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\nThe Harrison River is good for cutthroat.\r\n
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Keep your fly in the water
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    Default Newsman's sport fishing column and report

    Weekly Fraser Valley Sport fishing column; Jan 27 to Feb 3, 2014

    Almost anything can be explained, if one tries hard enough, but fortunately a fisherman’s explanations aren’t usually open to proof, so they don’t register very strong even on his own mind and he finds himself free to go out the next time in the same happy state of confusion and doubt.

    I often wonder why, when we are so anxious to give our quarry credit for cunning, intelligence, even wisdom, we are so reluctant to admit that he may have individuality… We don’t really know what is going on down there… If we told ourselves more fairy stories … we might fish with much more verve and originality. The words of Roderick Haig-Brown taken from his book, Fisherman’s Fall.

    I often chuckle to myself whenever I read of or hear someone claiming they have come up with “The” failsafe lure, or know the exact time and date of a specific insect hatch. As Haig-Brown so wisely penned “We don’t really know what is going on down there,” though at time we would like to think we do.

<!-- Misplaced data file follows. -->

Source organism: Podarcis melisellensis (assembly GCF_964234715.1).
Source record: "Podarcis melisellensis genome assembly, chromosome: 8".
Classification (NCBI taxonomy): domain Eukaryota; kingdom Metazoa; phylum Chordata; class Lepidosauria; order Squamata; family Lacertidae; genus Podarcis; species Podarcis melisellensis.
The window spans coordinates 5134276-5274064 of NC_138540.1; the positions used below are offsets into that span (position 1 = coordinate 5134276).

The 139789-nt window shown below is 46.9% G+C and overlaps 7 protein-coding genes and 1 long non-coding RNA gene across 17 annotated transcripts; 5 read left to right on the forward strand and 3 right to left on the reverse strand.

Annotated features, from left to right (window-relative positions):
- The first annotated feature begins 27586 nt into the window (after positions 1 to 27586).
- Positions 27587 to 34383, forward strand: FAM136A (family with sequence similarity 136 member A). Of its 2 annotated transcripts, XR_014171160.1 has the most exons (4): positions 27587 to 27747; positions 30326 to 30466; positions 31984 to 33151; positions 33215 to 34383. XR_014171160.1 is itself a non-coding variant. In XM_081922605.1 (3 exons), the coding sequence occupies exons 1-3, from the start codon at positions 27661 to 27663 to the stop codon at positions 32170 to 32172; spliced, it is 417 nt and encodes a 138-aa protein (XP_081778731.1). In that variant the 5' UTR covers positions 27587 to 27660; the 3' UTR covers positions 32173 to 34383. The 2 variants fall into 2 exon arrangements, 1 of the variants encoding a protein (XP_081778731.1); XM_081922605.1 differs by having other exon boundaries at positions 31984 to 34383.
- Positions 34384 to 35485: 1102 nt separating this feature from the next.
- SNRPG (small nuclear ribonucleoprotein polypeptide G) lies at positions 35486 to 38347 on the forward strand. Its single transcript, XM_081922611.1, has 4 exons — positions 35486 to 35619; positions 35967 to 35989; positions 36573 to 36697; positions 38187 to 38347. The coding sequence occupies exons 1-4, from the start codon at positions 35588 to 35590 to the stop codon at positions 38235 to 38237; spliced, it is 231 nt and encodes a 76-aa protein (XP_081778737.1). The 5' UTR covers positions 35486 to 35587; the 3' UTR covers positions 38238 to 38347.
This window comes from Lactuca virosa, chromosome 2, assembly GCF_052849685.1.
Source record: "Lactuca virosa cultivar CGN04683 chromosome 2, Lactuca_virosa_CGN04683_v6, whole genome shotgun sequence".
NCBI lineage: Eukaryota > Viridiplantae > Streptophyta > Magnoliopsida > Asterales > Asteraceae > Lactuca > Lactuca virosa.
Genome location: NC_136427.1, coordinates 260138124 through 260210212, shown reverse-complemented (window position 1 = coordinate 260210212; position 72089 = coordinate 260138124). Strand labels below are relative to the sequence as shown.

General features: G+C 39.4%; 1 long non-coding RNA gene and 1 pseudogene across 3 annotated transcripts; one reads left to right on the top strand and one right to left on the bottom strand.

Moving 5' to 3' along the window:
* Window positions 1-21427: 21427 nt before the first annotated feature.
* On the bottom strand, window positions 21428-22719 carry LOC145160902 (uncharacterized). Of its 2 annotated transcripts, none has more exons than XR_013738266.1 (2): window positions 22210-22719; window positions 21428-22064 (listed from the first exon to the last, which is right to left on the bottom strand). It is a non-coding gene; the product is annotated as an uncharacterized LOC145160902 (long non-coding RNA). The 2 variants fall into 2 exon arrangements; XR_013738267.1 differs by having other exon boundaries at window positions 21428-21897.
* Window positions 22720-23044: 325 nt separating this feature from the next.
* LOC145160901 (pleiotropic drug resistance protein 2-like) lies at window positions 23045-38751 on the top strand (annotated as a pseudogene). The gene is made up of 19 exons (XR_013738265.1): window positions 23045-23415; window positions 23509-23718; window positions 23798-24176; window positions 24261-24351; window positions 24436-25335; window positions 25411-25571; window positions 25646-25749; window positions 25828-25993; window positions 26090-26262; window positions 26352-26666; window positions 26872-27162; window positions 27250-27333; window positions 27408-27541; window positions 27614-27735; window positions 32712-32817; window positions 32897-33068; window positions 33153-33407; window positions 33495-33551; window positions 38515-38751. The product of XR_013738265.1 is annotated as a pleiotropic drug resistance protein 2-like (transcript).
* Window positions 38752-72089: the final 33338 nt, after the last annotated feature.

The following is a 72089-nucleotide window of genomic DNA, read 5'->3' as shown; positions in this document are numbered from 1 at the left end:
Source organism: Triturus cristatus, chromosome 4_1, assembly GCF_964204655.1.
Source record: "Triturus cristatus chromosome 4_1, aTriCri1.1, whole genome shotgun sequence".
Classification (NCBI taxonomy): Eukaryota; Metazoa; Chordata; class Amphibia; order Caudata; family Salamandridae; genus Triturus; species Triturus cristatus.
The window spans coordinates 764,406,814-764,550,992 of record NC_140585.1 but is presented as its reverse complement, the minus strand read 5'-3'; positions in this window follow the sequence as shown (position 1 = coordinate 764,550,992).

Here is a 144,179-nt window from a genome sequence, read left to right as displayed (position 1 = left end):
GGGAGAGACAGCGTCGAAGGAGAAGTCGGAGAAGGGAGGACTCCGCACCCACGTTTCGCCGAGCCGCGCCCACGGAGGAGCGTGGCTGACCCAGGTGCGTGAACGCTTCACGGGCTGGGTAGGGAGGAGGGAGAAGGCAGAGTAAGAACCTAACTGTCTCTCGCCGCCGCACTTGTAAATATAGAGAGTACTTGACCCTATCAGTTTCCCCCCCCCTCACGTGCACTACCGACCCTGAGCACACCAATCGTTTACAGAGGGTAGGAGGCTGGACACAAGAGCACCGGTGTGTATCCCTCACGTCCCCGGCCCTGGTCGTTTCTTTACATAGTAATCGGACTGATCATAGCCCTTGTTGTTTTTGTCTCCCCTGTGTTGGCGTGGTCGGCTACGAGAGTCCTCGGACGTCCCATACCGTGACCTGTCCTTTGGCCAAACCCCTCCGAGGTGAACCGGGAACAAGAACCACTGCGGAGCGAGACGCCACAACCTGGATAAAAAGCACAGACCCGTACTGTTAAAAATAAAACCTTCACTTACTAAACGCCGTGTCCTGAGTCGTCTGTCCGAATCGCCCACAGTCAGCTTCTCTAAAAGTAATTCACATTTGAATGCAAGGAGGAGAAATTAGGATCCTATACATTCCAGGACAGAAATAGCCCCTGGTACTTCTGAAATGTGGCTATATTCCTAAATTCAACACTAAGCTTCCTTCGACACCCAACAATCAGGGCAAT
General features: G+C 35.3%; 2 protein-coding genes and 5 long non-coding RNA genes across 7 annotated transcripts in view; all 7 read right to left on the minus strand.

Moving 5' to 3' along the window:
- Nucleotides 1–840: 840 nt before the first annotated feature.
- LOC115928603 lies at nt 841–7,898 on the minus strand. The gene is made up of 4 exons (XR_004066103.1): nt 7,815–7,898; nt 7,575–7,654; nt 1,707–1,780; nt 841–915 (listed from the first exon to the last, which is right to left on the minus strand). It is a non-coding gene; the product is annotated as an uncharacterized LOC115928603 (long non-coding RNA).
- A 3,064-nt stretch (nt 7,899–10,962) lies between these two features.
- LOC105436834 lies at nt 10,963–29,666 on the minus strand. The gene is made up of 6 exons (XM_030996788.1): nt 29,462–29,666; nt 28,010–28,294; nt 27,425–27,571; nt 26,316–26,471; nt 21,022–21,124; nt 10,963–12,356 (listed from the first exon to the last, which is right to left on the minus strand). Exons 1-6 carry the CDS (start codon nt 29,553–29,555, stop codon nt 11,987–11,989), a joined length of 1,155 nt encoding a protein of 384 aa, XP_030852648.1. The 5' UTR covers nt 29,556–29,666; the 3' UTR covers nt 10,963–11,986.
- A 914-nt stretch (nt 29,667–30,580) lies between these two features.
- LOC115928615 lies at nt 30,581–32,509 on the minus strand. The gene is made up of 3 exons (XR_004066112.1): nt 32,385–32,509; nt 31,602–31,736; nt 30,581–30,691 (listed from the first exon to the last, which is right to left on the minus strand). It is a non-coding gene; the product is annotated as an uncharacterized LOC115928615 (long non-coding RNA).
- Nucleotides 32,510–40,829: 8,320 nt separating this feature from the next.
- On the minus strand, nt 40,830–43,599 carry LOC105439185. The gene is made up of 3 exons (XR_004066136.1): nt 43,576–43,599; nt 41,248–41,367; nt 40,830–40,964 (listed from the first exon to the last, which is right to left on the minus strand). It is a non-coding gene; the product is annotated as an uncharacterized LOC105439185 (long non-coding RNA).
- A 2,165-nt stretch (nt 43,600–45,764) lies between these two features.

What is about human nature, that after a reasonable amount of study on a subject we develop a sense of entitlement? I remember days, early in my sojourn as an angler, when I was ready to throw all my gear into the deepest part of the river, because the fish refused to respond to my best efforts. I have since learned, through much experience, that it is their individuality and free will that makes catching fish so much more awe inspiring, than simply harvesting corn.

    The Report

    Fishing on our lower mainland lakes is fair to good. Concentrate on the north east sections of your favorite lake with a slow troll or retrieve from late morning through mid afternoon. Try: Wooly Bugger, Big Black, Micro Leach, Baggy Shrimp, Dragonfly Nymph, or Halfback Nymph. For warm afternoon dry (floating) Fly Fishing; try: Lady McConnell, Tom Thumb, Griffith Gnat, Black Gnat, Renegade, Irristible or Elk Hair Caddis.

    The Fraser River is fishing is good for Dolly Varden and cutthroat. For Cutthroat try: Professor, Anderson Stone, American Coachman, Rolled Muddler, Black Gnat, Griffith Gnat, Zulu, Hares Ear, Renegade, or Irresistible. For Dolly Varden try: Zonker, Flat Black, Big Black, Eggo, Clouser's Deep Minnow, Bucktail, and Lefty's Deceiver.

    The Vedder River is good for Dolly Varden, rainbow, and steelhead. For rainbow try: Czech nymph, Kaufmann Stone, Hares Ear, Big Black, Wooly Bugger, Eggo, Zulu, Soubou, Irresistible, Elk Hair Caddis, Tom Thumb, Black Gnat, or Renegade. For steelhead try: Steelhead Nightmare, Flat Black, Kaufman Stone, Rolled Muddler, Steelhead Bee, Irresistible, October Caddis, or Stimulator.

    The Harrison River is good for cutthroat.
    Keep your fly in the water